Date of Award


Document type


Access Type

Open Access Dissertation

Degree Name

Doctor of Philosophy (PhD)

Degree Program

Mechanical Engineering

First Advisor

Stephen M. de Bruyn Kops

Second Advisor

J. Blair Perot

Third Advisor

Bruce E. Turkington

Subject Categories

Mechanical Engineering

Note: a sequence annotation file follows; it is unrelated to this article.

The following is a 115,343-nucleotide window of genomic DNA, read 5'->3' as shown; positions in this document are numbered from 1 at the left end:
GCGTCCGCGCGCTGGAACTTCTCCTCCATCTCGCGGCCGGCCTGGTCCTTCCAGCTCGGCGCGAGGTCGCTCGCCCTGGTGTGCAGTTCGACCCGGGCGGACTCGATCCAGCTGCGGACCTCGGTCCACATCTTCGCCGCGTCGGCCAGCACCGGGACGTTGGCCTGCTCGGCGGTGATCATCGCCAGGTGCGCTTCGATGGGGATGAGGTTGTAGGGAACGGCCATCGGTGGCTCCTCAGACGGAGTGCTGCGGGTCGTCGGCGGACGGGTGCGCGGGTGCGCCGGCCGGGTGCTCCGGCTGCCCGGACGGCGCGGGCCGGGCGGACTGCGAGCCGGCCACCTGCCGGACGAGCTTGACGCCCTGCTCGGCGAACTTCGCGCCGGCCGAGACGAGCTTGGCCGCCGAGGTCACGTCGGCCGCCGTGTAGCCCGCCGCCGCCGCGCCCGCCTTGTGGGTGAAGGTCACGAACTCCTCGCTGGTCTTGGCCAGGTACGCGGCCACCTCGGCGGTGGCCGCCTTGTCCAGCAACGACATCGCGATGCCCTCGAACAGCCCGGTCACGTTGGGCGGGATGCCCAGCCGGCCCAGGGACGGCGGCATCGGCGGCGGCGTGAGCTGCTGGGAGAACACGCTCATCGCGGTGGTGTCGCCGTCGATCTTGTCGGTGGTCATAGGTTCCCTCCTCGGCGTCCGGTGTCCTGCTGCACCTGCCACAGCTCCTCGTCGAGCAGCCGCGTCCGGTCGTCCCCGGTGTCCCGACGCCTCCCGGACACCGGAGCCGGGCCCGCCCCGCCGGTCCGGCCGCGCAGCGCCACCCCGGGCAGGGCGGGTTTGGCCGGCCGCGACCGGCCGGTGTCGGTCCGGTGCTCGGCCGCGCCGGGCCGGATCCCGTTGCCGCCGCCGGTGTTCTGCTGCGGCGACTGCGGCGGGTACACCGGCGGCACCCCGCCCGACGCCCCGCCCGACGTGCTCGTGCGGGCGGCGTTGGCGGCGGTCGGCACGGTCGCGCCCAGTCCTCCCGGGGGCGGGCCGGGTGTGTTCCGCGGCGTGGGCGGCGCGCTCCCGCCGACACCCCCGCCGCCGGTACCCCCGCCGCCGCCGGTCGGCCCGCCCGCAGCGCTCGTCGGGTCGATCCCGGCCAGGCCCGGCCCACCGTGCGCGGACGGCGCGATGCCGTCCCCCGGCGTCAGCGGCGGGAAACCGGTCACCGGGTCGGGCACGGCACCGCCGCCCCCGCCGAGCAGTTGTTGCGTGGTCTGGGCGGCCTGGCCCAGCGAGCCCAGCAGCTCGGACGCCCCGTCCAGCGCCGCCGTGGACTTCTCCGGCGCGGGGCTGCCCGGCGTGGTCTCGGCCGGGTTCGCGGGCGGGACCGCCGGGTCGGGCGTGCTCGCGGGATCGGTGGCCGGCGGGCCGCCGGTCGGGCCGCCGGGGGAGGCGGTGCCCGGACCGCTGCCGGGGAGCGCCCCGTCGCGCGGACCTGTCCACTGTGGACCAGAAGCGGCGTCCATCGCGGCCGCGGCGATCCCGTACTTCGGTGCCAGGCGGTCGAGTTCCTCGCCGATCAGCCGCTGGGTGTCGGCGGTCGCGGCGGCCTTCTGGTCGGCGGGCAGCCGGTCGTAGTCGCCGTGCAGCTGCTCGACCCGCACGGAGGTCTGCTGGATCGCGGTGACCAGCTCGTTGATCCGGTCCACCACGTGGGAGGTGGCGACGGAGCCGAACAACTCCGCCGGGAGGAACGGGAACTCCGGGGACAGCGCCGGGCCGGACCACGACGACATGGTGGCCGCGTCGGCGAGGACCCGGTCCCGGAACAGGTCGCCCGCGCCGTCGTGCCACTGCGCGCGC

Theory of turbulence at small scales plays a fundamental role in modeling turbulence and in retrieving information from physical measurements of turbulent flows. A systematic methodology based on direct numerical simulations of turbulent flows is developed to investigate universality of small scale turbulence. Understanding characteristics of the small scale intermittency in turbulent flows and the accuracy of the models, measurements, and theories in predicting it are the main objectives. The research is designed to address two central questions; 1) possible effects of large scale anisotropies on the small scale turbulence and 2) potential biases in characterizing small scale turbulence due to the nature of the quantities used to extract the information, known as surrogates. Direct numerical simulations of forced, isotropic homogeneous turbulence with extraordinarily fine spatial resolution on a periodic box up to 4096 × 4096 × 4096 grid points are analyzed first, to provide a clear insight to the small scale turbulence in the absence of large scale anisotropy. Direct numerical simulations of forced, homogeneous and axisymmetric density stratified flows on a periodic box up to 4096 × 4096 × 2048 grid points with the buoyancy Reynolds number ranging from 10 to 220 are considered next. Different levels of density stratification in the vertical direction cause different levels of large scale anisotropy in the flows. These unique simulations provide a clear picture of turbulent structures over an extensive range of scales. The dissipation rate of turbulent kinetic energy is chosen as the main descriptor of small scale structures. A comprehensive study on surrogates of energy dissipation rate is conducted to identify the best descriptor of the small scale turbulence based on easily measured quantities in physical experiments. In particular, the one-dimensional longitudinal and transverse surrogates, as well as a surrogate based on the asymmetric part of the strain rate tensor, are considered.The statistical analysis of local and locally averaged energy dissipation rate indicates that the small scale intermittency manifested in the energy dissipation rate is universal with intermittency exponent of μ = 0.25 ± 0.05, independent of flow conditions and measurement methods. In contrary, the general shape of the probability density functions of energy dissipation rate is strongly skewed to reflect all the existing dynamics in the flow. The surrogates are fundamentally different than the energy dissipation rate. The longitudinal and transverse surrogates overestimate the intermittency exponent by factors of 1.5 and 2.2, respectively. The scale dependency of the moments of locally averaged energy dissipation rate is proposed as a powerful technique to identify the dominant dynamics of the complex flows for a specific range of scales in physical space. Specifically, for the stratified turbulence, this method suggests a superposition of patches of three-dimensional turbulence superimposed on the background semi two-dimensional stratified flow.